The heavy propaganda for an Iraq War waged by the Bush administration and the Blair government in 2002-2003 came back to haunt the Anglo-American alliance on Thursday when the British parliament voted 285 to 272 not to authorize a military strike on Syria.
JUAN COLE: The heavy propaganda for an Iraq War waged by Bush, Blair governments came back to haunt the alliance on Thursday when parliament voted not to authorize a military strike on Syria.
As the tenth anniversary of the launching of the Iraq War approaches, I’ll be making some comments about the episode on Informed Comment, which for the years 2003-2010 intensively covered events in Iraq. A decade is long enough for some things to become clear.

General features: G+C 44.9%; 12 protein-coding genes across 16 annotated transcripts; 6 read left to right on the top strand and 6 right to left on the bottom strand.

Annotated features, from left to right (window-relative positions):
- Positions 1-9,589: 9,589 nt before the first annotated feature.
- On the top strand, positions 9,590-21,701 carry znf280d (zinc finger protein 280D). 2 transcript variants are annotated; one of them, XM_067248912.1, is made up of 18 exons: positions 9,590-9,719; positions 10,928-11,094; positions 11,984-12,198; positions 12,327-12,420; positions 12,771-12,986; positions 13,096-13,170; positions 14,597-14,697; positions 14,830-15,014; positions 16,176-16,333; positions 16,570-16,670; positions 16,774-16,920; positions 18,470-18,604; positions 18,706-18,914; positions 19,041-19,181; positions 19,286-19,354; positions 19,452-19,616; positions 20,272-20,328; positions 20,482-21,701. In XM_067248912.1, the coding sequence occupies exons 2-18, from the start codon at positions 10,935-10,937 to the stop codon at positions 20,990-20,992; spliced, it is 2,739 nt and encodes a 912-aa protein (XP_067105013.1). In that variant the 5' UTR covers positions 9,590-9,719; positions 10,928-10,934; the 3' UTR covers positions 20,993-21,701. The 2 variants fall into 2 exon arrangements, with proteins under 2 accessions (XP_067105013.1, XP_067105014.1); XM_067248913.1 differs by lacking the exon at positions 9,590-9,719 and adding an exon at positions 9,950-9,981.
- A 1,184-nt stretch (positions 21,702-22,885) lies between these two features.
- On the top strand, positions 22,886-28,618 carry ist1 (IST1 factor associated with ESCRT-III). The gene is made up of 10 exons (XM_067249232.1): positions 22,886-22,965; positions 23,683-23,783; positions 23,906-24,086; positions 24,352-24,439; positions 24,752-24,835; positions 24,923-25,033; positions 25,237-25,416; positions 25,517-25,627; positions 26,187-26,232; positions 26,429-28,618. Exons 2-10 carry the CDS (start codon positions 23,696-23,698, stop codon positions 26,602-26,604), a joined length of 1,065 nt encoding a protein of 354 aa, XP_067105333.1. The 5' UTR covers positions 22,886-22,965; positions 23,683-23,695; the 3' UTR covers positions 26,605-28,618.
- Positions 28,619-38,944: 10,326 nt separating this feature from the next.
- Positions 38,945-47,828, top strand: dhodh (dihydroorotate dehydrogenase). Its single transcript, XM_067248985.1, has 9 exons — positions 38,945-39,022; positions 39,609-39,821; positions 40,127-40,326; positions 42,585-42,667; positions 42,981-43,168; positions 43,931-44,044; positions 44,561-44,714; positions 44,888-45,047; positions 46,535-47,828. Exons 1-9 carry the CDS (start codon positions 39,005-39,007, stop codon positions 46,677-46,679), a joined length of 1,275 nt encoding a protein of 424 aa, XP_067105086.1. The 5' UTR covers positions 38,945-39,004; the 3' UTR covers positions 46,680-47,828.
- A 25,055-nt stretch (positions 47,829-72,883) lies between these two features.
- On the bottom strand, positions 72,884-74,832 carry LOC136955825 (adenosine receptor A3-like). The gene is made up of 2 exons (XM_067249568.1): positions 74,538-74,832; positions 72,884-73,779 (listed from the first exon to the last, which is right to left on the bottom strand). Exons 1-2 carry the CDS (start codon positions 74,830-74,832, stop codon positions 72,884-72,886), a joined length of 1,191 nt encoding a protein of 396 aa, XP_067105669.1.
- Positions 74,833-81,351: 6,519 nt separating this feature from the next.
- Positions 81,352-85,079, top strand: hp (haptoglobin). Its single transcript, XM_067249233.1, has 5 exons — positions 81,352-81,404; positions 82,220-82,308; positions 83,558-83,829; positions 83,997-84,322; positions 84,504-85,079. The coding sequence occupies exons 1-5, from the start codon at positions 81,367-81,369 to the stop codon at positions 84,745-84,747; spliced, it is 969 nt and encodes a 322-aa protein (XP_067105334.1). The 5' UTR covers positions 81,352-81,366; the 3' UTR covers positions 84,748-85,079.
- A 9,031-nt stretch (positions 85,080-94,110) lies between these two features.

The first set of issues I want to discuss has to do with the harm the war did to the United States. Coming into 2003, the US enjoyed a great deal of sympathy and solidarity from the rest of the world (including Iran) over the al-Qaeda strikes of September 11, 2001. In the aftermath of […]
The attempts by President George W. Bush to justify the American-led invasion of Iraq followed so many wildly different reasons with no coherent link that the liveliest of conspiracy theories have flourished. This has been fuelled by the obvious political failure that has caused no pain to Bush and his neo-conservative allies who launched the war, while the companies with links to those same neo-conservatives have taken a significant share in the billions spent in reconstructing Iraq.
In the aftermath of the terrible attack on the World Trade Centre on 9/11, the first reason given was that Saddam Hussain supported Al Qaida, although Saddam had been ruthless in suppressing Islamists. Then Bush and Blair used Saddam’s alleged plan to manufacture and prepare to use weapons of mass destruction. When eventually this reason […]